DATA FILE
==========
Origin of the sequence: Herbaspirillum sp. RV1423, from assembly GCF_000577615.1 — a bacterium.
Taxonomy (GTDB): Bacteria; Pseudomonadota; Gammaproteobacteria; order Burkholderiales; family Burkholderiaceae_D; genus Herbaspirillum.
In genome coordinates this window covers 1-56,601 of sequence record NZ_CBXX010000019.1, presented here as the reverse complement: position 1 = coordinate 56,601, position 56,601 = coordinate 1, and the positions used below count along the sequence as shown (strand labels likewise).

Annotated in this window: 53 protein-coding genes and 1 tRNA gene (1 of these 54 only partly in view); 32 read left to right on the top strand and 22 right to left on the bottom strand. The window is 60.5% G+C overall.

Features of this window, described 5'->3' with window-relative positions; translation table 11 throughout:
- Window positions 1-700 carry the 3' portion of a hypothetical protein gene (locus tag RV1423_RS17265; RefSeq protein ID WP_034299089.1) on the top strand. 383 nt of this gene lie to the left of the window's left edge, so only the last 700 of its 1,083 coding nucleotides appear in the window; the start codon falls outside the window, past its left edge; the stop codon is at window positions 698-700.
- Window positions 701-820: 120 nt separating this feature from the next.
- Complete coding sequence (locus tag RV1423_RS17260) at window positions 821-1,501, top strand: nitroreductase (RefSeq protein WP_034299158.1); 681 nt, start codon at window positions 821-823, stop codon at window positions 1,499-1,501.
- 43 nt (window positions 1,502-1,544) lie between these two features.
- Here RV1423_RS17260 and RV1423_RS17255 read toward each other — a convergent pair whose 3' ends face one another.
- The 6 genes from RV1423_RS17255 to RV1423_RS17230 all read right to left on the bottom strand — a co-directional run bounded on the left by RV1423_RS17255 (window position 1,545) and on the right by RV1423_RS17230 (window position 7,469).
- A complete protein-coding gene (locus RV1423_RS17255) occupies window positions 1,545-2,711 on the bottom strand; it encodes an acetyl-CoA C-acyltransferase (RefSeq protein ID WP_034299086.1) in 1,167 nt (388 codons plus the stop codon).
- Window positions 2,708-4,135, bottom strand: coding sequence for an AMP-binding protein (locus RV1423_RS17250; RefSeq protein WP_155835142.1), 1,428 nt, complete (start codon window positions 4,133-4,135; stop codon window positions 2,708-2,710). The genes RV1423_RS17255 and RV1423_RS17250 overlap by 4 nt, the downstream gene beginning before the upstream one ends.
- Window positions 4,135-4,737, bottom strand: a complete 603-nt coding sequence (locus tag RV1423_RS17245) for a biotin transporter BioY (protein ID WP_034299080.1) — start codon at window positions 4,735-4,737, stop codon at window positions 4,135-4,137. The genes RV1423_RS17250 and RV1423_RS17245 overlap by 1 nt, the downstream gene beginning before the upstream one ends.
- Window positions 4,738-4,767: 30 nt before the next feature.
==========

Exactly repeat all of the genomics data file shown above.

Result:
Origin of the sequence: Herbaspirillum sp. RV1423, from assembly GCF_000577615.1 — a bacterium.
Taxonomy (GTDB): Bacteria; Pseudomonadota; Gammaproteobacteria; order Burkholderiales; family Burkholderiaceae_D; genus Herbaspirillum.
In genome coordinates this window covers 1-56,601 of sequence record NZ_CBXX010000019.1, presented here as the reverse complement: position 1 = coordinate 56,601, position 56,601 = coordinate 1, and the positions used below count along the sequence as shown (strand labels likewise).

Annotated in this window: 53 protein-coding genes and 1 tRNA gene (1 of these 54 only partly in view); 32 read left to right on the top strand and 22 right to left on the bottom strand. The window is 60.5% G+C overall.

Features of this window, described 5'->3' with window-relative positions; translation table 11 throughout:
- Window positions 1-700 carry the 3' portion of a hypothetical protein gene (locus tag RV1423_RS17265; RefSeq protein ID WP_034299089.1) on the top strand. 383 nt of this gene lie to the left of the window's left edge, so only the last 700 of its 1,083 coding nucleotides appear in the window; the start codon falls outside the window, past its left edge; the stop codon is at window positions 698-700.
- Window positions 701-820: 120 nt separating this feature from the next.
- Complete coding sequence (locus tag RV1423_RS17260) at window positions 821-1,501, top strand: nitroreductase (RefSeq protein WP_034299158.1); 681 nt, start codon at window positions 821-823, stop codon at window positions 1,499-1,501.
- 43 nt (window positions 1,502-1,544) lie between these two features.
- Here RV1423_RS17260 and RV1423_RS17255 read toward each other — a convergent pair whose 3' ends face one another.
- The 6 genes from RV1423_RS17255 to RV1423_RS17230 all read right to left on the bottom strand — a co-directional run bounded on the left by RV1423_RS17255 (window position 1,545) and on the right by RV1423_RS17230 (window position 7,469).
- A complete protein-coding gene (locus RV1423_RS17255) occupies window positions 1,545-2,711 on the bottom strand; it encodes an acetyl-CoA C-acyltransferase (RefSeq protein ID WP_034299086.1) in 1,167 nt (388 codons plus the stop codon).
- Window positions 2,708-4,135, bottom strand: coding sequence for an AMP-binding protein (locus RV1423_RS17250; RefSeq protein WP_155835142.1), 1,428 nt, complete (start codon window positions 4,133-4,135; stop codon window positions 2,708-2,710). The genes RV1423_RS17255 and RV1423_RS17250 overlap by 4 nt, the downstream gene beginning before the upstream one ends.
- Window positions 4,135-4,737, bottom strand: a complete 603-nt coding sequence (locus tag RV1423_RS17245) for a biotin transporter BioY (protein ID WP_034299080.1) — start codon at window positions 4,735-4,737, stop codon at window positions 4,135-4,137. The genes RV1423_RS17250 and RV1423_RS17245 overlap by 1 nt, the downstream gene beginning before the upstream one ends.
- Window positions 4,738-4,767: 30 nt before the next feature.